David Drury performs Walter Wurzburger's organ work Passacaglia at Out of the Shadows festival, Sydney, 2017.
|Date||8th August 2017|
The music of Siegfried Würzburger’s son Walter is represented across the Out of the Shadows Festival in Sydney. Walter was able to escape Germany in 1933. Trained in jazz by Mátyás Seiber at the Hoch Conservatory, Walter’s natural ability as a saxophone/clarinet player allowed him the mobility to tour Europe. He arrived in the Netherlands and heard of opportunities to work in Singapore. In April 1939, he began work in a new six-piece swing band at the GAP Road House, playing accordion. After the outbreak of war, all German nationals in Singapore (regardless of racial categorisation under the Nazis) were placed on parole or curfew by the British. In 1940, 272 men, women and children were deported on the Queen Mary, arriving in Sydney, from whence they were shipped by train to the town of Tatura in Victoria (near Shepparton) and placed in a detention camp. Families were allowed to stay together, and single men were housed in the same camp.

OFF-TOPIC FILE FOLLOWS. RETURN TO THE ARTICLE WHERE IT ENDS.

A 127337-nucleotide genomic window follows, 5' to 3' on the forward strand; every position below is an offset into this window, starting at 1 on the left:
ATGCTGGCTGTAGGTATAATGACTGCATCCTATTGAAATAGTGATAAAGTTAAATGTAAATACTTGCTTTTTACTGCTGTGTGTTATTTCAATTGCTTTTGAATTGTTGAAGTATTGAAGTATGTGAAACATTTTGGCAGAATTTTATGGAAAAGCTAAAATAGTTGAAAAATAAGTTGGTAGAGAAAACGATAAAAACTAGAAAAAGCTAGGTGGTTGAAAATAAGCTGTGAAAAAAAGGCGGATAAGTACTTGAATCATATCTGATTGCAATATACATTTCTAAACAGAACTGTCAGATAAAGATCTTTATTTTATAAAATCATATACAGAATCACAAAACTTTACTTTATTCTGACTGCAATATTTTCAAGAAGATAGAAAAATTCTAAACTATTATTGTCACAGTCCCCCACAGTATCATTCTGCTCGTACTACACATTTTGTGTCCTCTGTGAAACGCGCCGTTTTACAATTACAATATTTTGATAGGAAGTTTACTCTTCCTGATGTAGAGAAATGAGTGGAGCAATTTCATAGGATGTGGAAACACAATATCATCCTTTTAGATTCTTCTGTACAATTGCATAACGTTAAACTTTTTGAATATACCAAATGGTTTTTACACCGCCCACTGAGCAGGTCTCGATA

In Tatura, Walter shared a room with the photographer Helmut Neustädter, better known as Helmut Newton; he also became fast friends with Uwe Radok (later one of the foremost meteorologists and glacial experts in Australia). On release from detention, Walter enlisted in the army, joining the non-combatant 8th Australian Employment Company. It was during this time that the Passacaglia was written, the last of three organ pieces written consecutively from 1942 to 1943. Having been informed of the deaths of his parents and eldest brother in the Łódź ghetto in 1942, it is perhaps because of this that he wrote these works, as a tribute to his organist father.
This performance lasts approximately 3 minutes 10 seconds.
© Dr Joseph Toltz